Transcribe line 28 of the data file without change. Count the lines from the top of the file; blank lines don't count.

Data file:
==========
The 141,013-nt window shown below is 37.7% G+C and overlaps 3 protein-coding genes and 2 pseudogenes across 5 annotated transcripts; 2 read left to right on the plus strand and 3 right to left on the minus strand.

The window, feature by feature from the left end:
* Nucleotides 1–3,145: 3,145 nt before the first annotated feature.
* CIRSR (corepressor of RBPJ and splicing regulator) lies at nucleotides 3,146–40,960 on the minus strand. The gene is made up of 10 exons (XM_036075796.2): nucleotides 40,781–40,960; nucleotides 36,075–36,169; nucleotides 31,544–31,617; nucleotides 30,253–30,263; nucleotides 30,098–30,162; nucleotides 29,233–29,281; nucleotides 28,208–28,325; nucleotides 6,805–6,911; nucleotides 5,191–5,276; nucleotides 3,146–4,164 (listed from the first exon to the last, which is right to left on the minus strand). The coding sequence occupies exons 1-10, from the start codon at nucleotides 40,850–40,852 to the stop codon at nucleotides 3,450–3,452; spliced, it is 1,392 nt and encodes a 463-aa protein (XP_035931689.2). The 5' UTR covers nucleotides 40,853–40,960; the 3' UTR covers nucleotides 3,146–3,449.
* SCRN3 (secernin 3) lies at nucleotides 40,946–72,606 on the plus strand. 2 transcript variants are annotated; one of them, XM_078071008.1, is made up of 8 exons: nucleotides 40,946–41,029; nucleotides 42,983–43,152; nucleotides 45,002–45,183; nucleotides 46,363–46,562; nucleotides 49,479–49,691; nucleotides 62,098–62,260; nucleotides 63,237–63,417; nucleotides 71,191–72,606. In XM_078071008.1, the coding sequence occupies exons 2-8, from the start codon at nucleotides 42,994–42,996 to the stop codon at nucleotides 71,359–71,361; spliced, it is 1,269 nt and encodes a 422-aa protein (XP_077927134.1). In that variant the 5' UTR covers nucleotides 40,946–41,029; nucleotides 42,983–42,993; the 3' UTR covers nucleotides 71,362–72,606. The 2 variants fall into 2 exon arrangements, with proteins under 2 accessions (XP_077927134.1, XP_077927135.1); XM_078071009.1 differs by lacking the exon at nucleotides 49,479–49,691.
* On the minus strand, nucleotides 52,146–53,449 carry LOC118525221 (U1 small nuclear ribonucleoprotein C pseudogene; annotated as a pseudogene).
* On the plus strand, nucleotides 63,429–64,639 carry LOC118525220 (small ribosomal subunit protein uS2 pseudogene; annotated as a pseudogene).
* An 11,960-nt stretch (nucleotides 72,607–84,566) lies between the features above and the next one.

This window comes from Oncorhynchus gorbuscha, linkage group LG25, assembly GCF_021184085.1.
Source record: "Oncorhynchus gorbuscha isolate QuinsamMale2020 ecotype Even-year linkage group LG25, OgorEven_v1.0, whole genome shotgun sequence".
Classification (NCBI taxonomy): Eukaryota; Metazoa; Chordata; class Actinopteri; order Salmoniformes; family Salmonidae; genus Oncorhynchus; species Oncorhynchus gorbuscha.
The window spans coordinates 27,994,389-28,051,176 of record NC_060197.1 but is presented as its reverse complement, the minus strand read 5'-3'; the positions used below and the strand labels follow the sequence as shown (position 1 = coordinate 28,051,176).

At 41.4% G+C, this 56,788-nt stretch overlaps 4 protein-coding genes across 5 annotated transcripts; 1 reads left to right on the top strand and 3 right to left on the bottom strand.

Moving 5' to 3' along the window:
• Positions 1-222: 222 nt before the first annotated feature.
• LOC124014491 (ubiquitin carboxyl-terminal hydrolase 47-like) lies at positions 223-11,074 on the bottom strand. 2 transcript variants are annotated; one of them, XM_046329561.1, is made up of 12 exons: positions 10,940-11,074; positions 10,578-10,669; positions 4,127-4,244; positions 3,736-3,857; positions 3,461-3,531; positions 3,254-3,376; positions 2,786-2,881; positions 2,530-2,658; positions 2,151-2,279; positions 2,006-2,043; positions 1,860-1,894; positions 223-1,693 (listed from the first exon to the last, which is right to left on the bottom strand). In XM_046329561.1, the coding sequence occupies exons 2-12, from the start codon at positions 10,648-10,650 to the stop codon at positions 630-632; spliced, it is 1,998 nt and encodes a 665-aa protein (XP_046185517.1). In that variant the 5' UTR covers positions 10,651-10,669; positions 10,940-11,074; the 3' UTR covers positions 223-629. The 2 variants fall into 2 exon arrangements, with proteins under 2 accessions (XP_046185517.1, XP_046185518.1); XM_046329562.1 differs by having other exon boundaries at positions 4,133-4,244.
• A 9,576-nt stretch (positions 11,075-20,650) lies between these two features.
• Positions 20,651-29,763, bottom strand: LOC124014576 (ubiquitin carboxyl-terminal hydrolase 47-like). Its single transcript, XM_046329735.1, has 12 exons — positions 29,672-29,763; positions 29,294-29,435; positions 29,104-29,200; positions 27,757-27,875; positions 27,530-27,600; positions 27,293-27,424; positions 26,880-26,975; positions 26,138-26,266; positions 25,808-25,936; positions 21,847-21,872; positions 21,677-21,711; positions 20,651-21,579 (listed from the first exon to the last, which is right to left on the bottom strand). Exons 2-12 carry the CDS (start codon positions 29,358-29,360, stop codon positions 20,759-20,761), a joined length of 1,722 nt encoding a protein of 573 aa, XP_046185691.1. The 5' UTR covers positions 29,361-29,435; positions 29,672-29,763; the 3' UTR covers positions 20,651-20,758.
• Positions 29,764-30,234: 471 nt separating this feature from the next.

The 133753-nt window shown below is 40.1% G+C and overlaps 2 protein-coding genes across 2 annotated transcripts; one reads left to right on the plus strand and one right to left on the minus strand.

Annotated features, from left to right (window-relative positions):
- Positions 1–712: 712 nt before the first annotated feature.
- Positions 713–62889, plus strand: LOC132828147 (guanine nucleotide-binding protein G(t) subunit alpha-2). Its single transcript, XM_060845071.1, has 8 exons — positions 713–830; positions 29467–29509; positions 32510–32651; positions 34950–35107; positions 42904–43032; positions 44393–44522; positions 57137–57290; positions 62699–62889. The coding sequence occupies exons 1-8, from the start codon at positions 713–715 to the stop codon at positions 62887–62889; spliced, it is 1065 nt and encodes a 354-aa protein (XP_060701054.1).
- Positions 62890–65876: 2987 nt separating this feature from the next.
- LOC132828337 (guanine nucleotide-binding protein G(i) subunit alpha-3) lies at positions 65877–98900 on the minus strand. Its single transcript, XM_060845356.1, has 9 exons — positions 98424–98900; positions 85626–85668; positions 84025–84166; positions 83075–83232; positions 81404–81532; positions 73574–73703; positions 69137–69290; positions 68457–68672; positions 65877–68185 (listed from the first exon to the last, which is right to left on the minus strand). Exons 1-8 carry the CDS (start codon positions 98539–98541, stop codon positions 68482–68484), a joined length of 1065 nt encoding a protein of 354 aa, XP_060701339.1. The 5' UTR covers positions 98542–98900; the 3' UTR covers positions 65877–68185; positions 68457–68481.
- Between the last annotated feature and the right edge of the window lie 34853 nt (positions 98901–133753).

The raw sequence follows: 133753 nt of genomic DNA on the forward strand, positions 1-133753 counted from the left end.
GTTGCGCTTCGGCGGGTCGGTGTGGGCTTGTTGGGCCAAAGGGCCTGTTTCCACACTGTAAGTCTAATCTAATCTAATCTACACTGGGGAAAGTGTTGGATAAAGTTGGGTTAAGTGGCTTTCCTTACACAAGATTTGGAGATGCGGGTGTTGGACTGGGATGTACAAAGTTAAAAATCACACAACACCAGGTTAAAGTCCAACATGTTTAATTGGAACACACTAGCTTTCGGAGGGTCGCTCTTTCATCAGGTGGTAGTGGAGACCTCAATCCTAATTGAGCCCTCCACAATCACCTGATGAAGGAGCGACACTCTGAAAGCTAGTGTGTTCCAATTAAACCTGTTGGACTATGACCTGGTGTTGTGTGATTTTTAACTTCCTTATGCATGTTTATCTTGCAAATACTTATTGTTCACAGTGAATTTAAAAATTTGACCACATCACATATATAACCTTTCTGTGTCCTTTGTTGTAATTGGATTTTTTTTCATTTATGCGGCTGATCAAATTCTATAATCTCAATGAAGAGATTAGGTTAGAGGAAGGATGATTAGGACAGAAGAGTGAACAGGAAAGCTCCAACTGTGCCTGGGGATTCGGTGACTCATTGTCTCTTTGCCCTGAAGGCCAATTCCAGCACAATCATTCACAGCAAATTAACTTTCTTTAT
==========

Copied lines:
GTTGCGCTTCGGCGGGTCGGTGTGGGCTTGTTGGGCCAAAGGGCCTGTTTCCACACTGTAAGTCTAATCTAATCTAATCTACACTGGGGAAAGTGTTGGATAAAGTTGGGTTAAGTGGCTTTCCTTACACAAGATTTGGAGATGCGGGTGTTGGACTGGGATGTACAAAGTTAAAAATCACACAACACCAGGTTAAAGTCCAACATGTTTAATTGGAACACACTAGCTTTCGGAGGGTCGCTCTTTCATCAGGTGGTAGTGGAGACCTCAATCCTAATTGAGCCCTCCACAATCACCTGATGAAGGAGCGACACTCTGAAAGCTAGTGTGTTCCAATTAAACCTGTTGGACTATGACCTGGTGTTGTGTGATTTTTAACTTCCTTATGCATGTTTATCTTGCAAATACTTATTGTTCACAGTGAATTTAAAAATTTGACCACATCACATATATAACCTTTCTGTGTCCTTTGTTGTAATTGGATTTTTTTTCATTTATGCGGCTGATCAAATTCTATAATCTCAATGAAGAGATTAGGTTAGAGGAAGGATGATTAGGACAGAAGAGTGAACAGGAAAGCTCCAACTGTGCCTGGGGATTCGGTGACTCATTGTCTCTTTGCCCTGAAGGCCAATTCCAGCACAATCATTCACAGCAAATTAACTTTCTTTAT